Beyond #PrayerGate: Secular Coalition Honors ‘Secular Stars’ (video)

Secular Coalition

One of the big stories of the 2017 session of the 53rd Legislature was #PrayerGate. On April 18, 2017, Rep. Athena Salman, who is an atheist, read a secular meditation on the Floor of the Arizona House. This is against the rules. According to the Majority Party (who makes the rules), the daily prayer on the Floor of the House must include seeking guidance from a higher power. 

After Salman read her inspirational statement, Rep. Mark Finchem jumped out of his seat to protest her “prayer” as “inappropriate” because it didn’t mention God or Jesus. Finchem was allowed to offer a replacement prayer with God in it. A debate about “appropriate” prayer ensued, with atheists, Native Americans and others defending traditions that have been deemed “inappropriate” by the Republicans who control the Legislature. This is not the first time that Godless prayer in the Arizona Legislature has made international news.

Secular Coalition
Secular Coalition press conference after #PrayerGate incidence in the Arizona House.

A few days after #PrayerGate, the Secular Coalition of Arizona held a press conference in support of religious freedom– even for the nonreligious. I was glad to stand with Salman, the Native Americans, the Secular Coalition, other Unitarian Universalists, and those who practice Christian or non-Christian religions or no religion.

At the press conference we jointly read the secular meditation that Athena read on the floor of the House.

I stand with the Secular Coalition on this issue because I believe in the separation of church and state and because I am a Unitarian Universalist. We’re the “It’s Complicated” religion because we accept refugees and outcasts from many other religions, and we accept nonbelievers. We are guided by our seven principles which include honoring the inherent self-worth of others, the interconnectedness of life, democracy and fairness, the search for truth (even if it means believing in science!), and more.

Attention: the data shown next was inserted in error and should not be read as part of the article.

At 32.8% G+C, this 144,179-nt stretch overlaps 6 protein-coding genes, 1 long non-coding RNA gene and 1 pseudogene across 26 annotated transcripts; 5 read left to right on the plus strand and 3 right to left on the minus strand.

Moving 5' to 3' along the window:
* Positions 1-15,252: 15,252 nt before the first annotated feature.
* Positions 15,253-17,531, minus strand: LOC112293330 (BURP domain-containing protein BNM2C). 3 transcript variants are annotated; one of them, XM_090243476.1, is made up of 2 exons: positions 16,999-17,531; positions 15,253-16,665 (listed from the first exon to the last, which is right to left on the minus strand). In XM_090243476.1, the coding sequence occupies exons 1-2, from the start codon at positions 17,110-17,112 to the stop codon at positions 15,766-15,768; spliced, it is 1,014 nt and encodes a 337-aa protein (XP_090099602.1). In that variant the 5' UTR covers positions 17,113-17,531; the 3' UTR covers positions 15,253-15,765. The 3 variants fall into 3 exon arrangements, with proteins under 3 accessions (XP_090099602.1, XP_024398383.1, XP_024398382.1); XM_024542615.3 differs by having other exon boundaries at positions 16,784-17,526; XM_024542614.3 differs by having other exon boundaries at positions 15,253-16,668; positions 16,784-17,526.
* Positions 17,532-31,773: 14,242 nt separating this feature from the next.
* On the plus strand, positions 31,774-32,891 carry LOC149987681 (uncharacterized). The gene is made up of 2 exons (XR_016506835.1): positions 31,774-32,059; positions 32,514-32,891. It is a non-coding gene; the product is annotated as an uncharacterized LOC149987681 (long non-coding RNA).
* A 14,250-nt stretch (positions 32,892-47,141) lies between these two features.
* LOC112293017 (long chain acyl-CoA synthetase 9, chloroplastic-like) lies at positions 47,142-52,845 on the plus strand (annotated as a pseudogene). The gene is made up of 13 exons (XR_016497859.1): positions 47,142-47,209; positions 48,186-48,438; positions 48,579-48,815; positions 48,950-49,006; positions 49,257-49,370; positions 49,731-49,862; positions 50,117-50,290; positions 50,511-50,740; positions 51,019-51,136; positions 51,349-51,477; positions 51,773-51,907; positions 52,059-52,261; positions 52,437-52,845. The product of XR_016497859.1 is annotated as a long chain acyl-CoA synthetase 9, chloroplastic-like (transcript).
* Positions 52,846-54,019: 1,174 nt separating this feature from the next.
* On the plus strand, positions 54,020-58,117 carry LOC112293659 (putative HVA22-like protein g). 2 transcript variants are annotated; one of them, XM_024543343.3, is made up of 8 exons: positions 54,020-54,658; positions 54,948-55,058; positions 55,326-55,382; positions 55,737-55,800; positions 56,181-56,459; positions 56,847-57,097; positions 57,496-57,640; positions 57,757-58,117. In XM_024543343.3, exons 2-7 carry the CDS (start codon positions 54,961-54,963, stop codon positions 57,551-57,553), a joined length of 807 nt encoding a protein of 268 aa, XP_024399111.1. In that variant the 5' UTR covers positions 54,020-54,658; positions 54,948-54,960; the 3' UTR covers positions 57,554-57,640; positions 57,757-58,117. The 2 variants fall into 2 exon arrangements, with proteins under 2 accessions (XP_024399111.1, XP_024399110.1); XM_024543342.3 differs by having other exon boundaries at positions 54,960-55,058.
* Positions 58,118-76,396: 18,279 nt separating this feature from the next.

Continue reading Beyond #PrayerGate: Secular Coalition Honors ‘Secular Stars’ (video)

#AZGOP Ducks ERA Vote: If Not Now, When? (video)

Pamela Powers Hannley ERA

The Arizona House Democrats made history on April 27, 2017. Through a ninja parliamentary procedure, we forced members of the Arizona House of Representatives to voice their opinion on equal rights for women and, specifically, on ratification of the Equal Rights Amendment (ERA).

AZGOP blocks ERA
The men + Rep. Townsend confer after the motion.

I made a motion for immediate third reading of HCR2012 ratification; equal rights amendment, which temporarily caused muted chaos at the dais.  ERA backers in the Democratic Caucus had conferred with the rules attorneys and the Clerk in advance of the motion; so, we knew we were on solid parliamentary grounds.

Predictably, Speaker J.D. Mesnard offered a substitute amendment to recess, which stopped the up-or-down vote on the ERA. Democrats had anticipated this move on the chess board. By calling for a roll call vote on the substitute amendment, everyone opposed to the up-or-down vote on the ERA was put on record as stopping the vote. (Watch video clip of the motion, the quiet chaos that ensued, Mesnard’s motion, and my speech here. It will start automatically after a pause.)

During the vote explanation exercise, nearly every Democrat and several Republicans stood up and gave their opinion on the ERA, equal rights for women, equal pay for equal work, equal protection for women under the Constitution, the nuances of Article V of the Constitution, and the reasons why American women need the ERA (or not).

“I want to clarify that a vote for this substitute amendment to recess is really an up-or-down vote on the Equal Rights Amendment, ” I started.

“The Equal Rights Amendment is a simple, one-sentence statement: Equality of rights under the law shall not be denied or abridged by the United States or any State on account of sex.

“Members, there is a dramatic wage gap in the US between men and women. You may have heard the statistics that overall women earn 77 cents on the dollar compared to men. Over a lifetime that translates to a $500,000 in lost wages for the average working woman. The wage gap has narrowed only 13 cents per hour since 1980, I continued.

Continue reading #AZGOP Ducks ERA Vote: If Not Now, When? (video)